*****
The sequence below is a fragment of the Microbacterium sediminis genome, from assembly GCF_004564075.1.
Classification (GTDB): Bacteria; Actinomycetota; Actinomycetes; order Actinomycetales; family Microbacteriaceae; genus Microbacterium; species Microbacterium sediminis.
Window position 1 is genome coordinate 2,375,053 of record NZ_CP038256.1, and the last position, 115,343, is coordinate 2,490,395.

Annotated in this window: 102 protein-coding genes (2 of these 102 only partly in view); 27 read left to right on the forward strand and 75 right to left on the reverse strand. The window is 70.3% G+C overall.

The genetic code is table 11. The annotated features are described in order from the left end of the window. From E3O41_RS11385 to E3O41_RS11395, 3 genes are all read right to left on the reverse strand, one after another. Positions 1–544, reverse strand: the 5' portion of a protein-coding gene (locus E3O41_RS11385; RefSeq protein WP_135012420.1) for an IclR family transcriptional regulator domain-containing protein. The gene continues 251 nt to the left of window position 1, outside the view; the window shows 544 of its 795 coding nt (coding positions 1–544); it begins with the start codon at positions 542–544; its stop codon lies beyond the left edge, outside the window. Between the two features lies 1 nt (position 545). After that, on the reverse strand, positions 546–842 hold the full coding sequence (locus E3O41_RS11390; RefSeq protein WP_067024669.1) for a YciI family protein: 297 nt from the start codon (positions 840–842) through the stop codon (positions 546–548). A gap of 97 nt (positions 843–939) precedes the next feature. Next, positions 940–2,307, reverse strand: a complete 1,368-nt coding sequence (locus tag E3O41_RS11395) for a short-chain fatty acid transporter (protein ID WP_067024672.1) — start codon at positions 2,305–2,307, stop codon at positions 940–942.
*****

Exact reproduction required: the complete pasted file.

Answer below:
The sequence below is a fragment of the Microbacterium sediminis genome, from assembly GCF_004564075.1.
Classification (GTDB): Bacteria; Actinomycetota; Actinomycetes; order Actinomycetales; family Microbacteriaceae; genus Microbacterium; species Microbacterium sediminis.
Window position 1 is genome coordinate 2,375,053 of record NZ_CP038256.1, and the last position, 115,343, is coordinate 2,490,395.

Annotated in this window: 102 protein-coding genes (2 of these 102 only partly in view); 27 read left to right on the forward strand and 75 right to left on the reverse strand. The window is 70.3% G+C overall.

The genetic code is table 11. The annotated features are described in order from the left end of the window. From E3O41_RS11385 to E3O41_RS11395, 3 genes are all read right to left on the reverse strand, one after another. Positions 1–544, reverse strand: the 5' portion of a protein-coding gene (locus E3O41_RS11385; RefSeq protein WP_135012420.1) for an IclR family transcriptional regulator domain-containing protein. The gene continues 251 nt to the left of window position 1, outside the view; the window shows 544 of its 795 coding nt (coding positions 1–544); it begins with the start codon at positions 542–544; its stop codon lies beyond the left edge, outside the window. Between the two features lies 1 nt (position 545). After that, on the reverse strand, positions 546–842 hold the full coding sequence (locus E3O41_RS11390; RefSeq protein WP_067024669.1) for a YciI family protein: 297 nt from the start codon (positions 840–842) through the stop codon (positions 546–548). A gap of 97 nt (positions 843–939) precedes the next feature. Next, positions 940–2,307, reverse strand: a complete 1,368-nt coding sequence (locus tag E3O41_RS11395) for a short-chain fatty acid transporter (protein ID WP_067024672.1) — start codon at positions 2,305–2,307, stop codon at positions 940–942.